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ON FAITH & MEDIA View Comments

The Hunger Games

By
Sr. Rose Pacatte, F.S.P.
Source: AmericanCatholic.org

Making U.S. Box Office history with the highest midnight opening ever “The Hunger Games” swept into theaters last week. The film is based on the 2008 best-selling novel by Suzanne Collins, the first book in a trilogy of novels that the author says “explore the effects of war and violence on those coming of age. “

This is a story for our times, a cautionary tale.
 
Katniss (Jennifer Lawrence) is 16 years-old and lives with her 12 year-old sister Prim (Willow Shields) and withdrawn mother (Paula Malcomson) in District 12 is the post-apocalyptic event USA.
 
Seventy-four years before the events in the book take place a revolution against the then government occurred but failed. As punishment, reparation, and a form of control by fear, the government holds “games” in the Capitol every year. Each of the twelve districts must sacrifice a boy and girl between the ages of 12 and 18 who will go the Capitol, pretend they are having fun as they prepare to be on a reality television show, and then engage in a survival exercise in a vast outdoor arena where they kill each other off. Only one can survive.
 
Prim is chosen but Katniss immediately volunteers to take her place. The boy chosen is Peeta (Josh Hutcherson). Katiss and Peeta have known each other all their lives but they are not close. Katniss is shy be cause once when she and her family were starving after her fathers death in the coalmines, he gave her bread. He tossed the bread to her in the rain and now is embarrassed that he did not hand it to her. Instead Katniss’ best friend is Gale (Wes Bentley), a young man who has hunted with her in the forbidden forest beyond the electrical fences.
 
“The Hunger Games” is a story filled with moral dilemmas that the young people and those close to them must face in a controlled society with an omnipresent government that dominates its citizens. How to survive without killing anyone except as self-defense or defense of another, how to be part of the fake and banal world of celebrity television without losing one’s humanity, the many shades and obstacles to true love, family, and how to endure life with an all-seeing totalitarian government whose absolute power has corrupted the leaders and their hacks absolutely?
 
Katniss is the heroine from the beginning and Jennifer Lawrence’s performance is compelling and graceful amid terror. The moment where she mourns the young girl Rue in the arena moved me to tears. It is also a moment that changes everything.
 
I was watching one of the morning network news shows last week a day or so before the film’s release and one of the commentators described the film as “kids killing one another for sport.”  It’s too bad that whoever wrote the script didn’t bother to read the book. There is no “sport” in the “The Hunger Games” unless you count the ancient practice of letting gladiators battle for their lives against wild animals a sport. One late night talk show host made a similar crack; interesting that hardly anyone laughed. The mainstream media is at the service of the government in “The Hunger Games”. They make banality an art form though we discover that there is more to some of the people involved than meets the eye.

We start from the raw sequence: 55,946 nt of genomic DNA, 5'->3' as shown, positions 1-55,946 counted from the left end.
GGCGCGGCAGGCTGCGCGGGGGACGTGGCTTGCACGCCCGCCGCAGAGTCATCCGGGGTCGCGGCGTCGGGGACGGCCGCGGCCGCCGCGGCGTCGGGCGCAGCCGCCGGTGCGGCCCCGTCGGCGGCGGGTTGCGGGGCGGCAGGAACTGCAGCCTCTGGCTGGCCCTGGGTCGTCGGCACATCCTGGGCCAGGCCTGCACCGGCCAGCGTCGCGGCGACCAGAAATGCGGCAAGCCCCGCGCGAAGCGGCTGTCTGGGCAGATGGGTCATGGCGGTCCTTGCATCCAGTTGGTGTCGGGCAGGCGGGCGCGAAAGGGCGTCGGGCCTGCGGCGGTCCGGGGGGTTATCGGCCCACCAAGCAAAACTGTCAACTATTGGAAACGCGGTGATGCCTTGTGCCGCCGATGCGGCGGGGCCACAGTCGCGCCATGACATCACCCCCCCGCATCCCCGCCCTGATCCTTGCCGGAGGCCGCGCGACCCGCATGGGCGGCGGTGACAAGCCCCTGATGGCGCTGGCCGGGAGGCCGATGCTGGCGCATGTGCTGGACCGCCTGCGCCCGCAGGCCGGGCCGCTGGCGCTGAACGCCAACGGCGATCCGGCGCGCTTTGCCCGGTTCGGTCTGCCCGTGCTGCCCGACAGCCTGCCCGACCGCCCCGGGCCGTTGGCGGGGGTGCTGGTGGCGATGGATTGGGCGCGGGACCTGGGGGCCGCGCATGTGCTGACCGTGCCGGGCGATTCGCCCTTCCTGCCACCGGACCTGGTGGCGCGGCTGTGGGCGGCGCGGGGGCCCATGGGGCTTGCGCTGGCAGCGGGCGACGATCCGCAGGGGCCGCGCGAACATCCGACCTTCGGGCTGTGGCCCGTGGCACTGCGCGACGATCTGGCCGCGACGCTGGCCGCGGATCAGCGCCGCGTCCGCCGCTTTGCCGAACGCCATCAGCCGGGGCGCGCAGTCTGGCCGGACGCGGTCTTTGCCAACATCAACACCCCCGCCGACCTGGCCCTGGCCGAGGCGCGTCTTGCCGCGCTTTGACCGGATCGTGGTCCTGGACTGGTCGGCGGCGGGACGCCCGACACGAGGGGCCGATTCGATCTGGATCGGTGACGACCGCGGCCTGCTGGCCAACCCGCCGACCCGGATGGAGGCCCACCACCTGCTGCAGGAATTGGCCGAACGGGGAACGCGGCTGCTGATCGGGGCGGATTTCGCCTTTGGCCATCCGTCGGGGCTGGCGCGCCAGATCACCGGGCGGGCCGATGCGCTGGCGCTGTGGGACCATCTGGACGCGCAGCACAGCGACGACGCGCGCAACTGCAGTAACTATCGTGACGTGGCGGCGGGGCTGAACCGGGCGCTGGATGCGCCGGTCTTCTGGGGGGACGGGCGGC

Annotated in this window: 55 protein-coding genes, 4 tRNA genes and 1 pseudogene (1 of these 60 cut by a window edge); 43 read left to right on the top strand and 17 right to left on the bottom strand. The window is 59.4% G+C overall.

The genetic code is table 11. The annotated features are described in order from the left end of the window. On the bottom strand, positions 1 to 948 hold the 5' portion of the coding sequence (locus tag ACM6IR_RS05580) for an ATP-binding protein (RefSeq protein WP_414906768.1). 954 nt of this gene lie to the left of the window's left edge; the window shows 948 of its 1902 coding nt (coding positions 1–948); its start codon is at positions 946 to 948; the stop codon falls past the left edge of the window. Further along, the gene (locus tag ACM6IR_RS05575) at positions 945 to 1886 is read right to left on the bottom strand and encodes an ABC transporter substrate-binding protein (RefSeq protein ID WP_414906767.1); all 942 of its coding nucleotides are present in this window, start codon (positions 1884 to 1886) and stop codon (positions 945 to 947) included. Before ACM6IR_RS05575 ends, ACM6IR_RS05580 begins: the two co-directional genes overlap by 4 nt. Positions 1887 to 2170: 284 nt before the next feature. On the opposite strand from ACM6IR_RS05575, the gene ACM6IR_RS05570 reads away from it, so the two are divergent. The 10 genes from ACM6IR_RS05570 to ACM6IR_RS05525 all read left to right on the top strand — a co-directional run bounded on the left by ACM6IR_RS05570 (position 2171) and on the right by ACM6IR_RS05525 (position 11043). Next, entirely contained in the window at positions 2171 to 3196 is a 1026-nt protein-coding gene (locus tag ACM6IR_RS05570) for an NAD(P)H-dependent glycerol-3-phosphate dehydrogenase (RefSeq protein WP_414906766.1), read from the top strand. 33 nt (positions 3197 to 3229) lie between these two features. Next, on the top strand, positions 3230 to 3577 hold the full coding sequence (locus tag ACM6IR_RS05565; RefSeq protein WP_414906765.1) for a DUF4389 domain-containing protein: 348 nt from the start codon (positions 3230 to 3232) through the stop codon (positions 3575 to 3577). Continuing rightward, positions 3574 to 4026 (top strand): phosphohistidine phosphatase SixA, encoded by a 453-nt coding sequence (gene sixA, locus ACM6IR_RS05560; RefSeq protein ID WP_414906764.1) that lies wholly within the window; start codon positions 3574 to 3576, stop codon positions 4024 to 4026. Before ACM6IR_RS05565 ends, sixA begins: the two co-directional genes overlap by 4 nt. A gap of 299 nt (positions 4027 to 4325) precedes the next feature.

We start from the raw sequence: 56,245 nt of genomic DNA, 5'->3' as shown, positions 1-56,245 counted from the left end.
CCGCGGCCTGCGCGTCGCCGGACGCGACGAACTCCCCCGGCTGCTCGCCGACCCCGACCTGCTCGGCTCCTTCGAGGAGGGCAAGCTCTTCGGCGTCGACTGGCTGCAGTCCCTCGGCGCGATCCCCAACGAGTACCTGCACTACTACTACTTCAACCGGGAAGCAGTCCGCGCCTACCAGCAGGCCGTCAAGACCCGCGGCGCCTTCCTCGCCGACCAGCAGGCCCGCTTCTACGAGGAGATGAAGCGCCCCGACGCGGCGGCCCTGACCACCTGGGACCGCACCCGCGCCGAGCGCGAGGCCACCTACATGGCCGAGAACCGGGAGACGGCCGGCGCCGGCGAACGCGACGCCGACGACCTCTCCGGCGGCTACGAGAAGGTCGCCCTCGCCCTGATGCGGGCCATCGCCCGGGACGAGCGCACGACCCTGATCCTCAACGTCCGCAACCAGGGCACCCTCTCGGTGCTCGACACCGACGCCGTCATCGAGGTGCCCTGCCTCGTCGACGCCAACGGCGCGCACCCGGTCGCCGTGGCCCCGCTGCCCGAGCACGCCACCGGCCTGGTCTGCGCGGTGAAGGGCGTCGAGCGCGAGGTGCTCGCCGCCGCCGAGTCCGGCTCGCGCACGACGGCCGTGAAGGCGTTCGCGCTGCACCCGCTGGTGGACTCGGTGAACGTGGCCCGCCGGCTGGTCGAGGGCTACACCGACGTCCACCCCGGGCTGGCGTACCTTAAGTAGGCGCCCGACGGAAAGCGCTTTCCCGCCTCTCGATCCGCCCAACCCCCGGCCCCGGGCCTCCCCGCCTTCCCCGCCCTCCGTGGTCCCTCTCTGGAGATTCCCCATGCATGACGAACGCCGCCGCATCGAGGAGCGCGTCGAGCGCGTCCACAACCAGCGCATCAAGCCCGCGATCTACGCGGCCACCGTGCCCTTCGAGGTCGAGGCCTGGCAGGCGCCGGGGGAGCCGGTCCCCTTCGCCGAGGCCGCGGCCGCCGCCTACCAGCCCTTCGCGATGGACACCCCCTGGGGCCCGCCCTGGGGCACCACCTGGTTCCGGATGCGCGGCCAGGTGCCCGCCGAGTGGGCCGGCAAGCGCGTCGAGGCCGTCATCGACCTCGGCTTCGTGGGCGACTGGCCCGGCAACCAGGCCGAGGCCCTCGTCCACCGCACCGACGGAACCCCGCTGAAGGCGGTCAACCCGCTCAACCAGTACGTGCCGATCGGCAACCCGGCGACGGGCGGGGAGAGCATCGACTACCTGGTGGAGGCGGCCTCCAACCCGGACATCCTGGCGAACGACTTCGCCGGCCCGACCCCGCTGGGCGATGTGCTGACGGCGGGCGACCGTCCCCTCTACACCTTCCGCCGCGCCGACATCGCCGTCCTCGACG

Everyone just wants to survive but some are ready to sacrifice everything that others might live.
 
Instead “The Hunger Games” is about young people of character and humanity where love and empathy dictate their choices over a totalitarian regime that rules by fear, hunger, poverty, control and the threat of death for no reason except control.
  Since the US has been engaged in wars by choice over the last several decades, violence and conflict have been normalized. Suzanne Collins’ examination of life under surveillance, the threat of violence and its effects on young people, family and society, is chilling but also serves as a wake up call.


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All Saints: The earliest certain observance of a feast in honor of all the saints is an early fourth-century commemoration of "all the martyrs." In the early seventh century, after successive waves of invaders plundered the catacombs, Pope Boniface IV gathered up some 28 wagonloads of bones and reinterred them beneath the Pantheon, a Roman temple dedicated to all the gods. The pope rededicated the shrine as a Christian church. According to Venerable Bede, the pope intended "that the memory of all the saints might in the future be honored in the place which had formerly been dedicated to the worship not of gods but of demons" (<i>On the Calculation of Time</i>). 
<p>But the rededication of the Pantheon, like the earlier commemoration of all the martyrs, occurred in May. Many Eastern Churches still honor all the saints in the spring, either during the Easter season or immediately after Pentecost. </p><p>How the Western Church came to celebrate this feast, now recognized as a solemnity, in November is a puzzle to historians. The Anglo-Saxon theologian Alcuin observed the feast on November 1 in 800, as did his friend Arno, Bishop of Salzburg. Rome finally adopted that date in the ninth century.</p> American Catholic Blog Touch can be an act of kindness when someone is dying. If you visit a sick person and find that you are at a loss for words, reach out and touch her hand.

 
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